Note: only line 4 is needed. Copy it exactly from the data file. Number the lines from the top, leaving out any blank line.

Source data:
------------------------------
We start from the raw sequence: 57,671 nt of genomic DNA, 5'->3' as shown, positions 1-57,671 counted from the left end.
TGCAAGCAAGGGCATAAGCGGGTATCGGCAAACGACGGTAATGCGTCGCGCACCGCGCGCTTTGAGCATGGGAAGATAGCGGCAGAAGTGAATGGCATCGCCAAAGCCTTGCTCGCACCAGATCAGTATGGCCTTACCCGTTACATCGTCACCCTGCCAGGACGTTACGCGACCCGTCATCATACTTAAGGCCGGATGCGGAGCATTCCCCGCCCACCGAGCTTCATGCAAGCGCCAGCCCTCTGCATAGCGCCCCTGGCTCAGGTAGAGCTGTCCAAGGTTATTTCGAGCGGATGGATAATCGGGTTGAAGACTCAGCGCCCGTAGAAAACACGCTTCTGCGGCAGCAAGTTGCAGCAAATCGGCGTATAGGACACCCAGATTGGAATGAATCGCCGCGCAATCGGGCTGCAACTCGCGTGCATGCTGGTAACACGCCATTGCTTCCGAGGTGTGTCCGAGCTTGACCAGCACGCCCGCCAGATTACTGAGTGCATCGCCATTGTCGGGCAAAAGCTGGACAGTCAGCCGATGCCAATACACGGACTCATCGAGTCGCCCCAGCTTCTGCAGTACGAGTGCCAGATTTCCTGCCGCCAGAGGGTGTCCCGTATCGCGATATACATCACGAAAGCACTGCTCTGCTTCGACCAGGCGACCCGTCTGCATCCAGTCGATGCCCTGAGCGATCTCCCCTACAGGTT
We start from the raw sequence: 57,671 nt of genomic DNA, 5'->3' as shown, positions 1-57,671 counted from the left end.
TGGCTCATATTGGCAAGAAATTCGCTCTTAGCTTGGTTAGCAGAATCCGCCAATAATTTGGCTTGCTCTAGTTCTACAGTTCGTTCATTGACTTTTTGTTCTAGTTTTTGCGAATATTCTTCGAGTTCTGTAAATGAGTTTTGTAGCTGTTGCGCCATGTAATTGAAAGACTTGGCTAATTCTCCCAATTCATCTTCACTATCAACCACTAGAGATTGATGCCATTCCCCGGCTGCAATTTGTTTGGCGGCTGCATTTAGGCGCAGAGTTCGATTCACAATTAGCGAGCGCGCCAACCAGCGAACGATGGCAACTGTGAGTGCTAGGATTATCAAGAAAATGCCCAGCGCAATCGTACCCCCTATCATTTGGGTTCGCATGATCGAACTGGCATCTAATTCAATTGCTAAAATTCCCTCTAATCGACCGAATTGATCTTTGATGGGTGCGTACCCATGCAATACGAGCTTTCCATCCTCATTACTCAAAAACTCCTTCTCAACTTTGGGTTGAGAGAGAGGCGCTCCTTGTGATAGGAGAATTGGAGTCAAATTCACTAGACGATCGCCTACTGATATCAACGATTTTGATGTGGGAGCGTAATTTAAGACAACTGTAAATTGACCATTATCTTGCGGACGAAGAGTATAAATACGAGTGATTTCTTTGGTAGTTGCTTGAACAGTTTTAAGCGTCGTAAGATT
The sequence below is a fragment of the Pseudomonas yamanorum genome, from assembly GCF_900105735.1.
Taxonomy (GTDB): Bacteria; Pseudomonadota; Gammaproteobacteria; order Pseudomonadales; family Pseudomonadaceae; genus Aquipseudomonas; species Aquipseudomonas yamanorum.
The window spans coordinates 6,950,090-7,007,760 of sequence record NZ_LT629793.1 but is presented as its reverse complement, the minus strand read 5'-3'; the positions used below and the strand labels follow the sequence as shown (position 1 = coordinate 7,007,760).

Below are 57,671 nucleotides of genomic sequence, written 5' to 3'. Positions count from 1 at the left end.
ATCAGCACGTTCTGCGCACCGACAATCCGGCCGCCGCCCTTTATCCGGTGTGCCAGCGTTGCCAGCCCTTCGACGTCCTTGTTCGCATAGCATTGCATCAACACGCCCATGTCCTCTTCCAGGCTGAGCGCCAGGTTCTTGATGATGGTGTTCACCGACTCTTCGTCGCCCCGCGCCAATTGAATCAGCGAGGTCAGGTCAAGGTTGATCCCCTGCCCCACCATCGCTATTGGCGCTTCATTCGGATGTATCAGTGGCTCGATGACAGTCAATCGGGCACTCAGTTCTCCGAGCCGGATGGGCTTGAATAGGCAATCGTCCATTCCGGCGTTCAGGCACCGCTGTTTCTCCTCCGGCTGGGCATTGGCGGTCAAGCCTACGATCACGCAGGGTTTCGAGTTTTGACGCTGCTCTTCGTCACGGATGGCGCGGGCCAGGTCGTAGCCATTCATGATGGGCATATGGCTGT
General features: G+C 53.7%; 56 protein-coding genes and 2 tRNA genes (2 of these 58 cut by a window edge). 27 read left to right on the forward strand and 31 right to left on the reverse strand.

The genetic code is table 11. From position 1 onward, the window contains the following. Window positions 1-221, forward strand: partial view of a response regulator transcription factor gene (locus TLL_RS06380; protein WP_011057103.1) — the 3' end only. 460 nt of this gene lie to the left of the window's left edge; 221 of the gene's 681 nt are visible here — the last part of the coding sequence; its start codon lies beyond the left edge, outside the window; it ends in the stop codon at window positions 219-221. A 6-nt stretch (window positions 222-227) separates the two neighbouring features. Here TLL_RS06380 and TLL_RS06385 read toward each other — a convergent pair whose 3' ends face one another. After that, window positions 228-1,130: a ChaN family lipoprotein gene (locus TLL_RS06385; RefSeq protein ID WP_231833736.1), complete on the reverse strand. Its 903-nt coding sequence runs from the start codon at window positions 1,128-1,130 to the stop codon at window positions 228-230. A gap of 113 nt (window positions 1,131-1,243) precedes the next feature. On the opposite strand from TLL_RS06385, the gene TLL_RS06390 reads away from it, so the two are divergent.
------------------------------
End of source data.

TGGCTCATATTGGCAAGAAATTCGCTCTTAGCTTGGTTAGCAGAATCCGCCAATAATTTGGCTTGCTCTAGTTCTACAGTTCGTTCATTGACTTTTTGTTCTAGTTTTTGCGAATATTCTTCGAGTTCTGTAAATGAGTTTTGTAGCTGTTGCGCCATGTAATTGAAAGACTTGGCTAATTCTCCCAATTCATCTTCACTATCAACCACTAGAGATTGATGCCATTCCCCGGCTGCAATTTGTTTGGCGGCTGCATTTAGGCGCAGAGTTCGATTCACAATTAGCGAGCGCGCCAACCAGCGAACGATGGCAACTGTGAGTGCTAGGATTATCAAGAAAATGCCCAGCGCAATCGTACCCCCTATCATTTGGGTTCGCATGATCGAACTGGCATCTAATTCAATTGCTAAAATTCCCTCTAATCGACCGAATTGATCTTTGATGGGTGCGTACCCATGCAATACGAGCTTTCCATCCTCATTACTCAAAAACTCCTTCTCAACTTTGGGTTGAGAGAGAGGCGCTCCTTGTGATAGGAGAATTGGAGTCAAATTCACTAGACGATCGCCTACTGATATCAACGATTTTGATGTGGGAGCGTAATTTAAGACAACTGTAAATTGACCATTATCTTGCGGACGAAGAGTATAAATACGAGTGATTTCTTTGGTAGTTGCTTGAACAGTTTTAAGCGTCGTAAGATT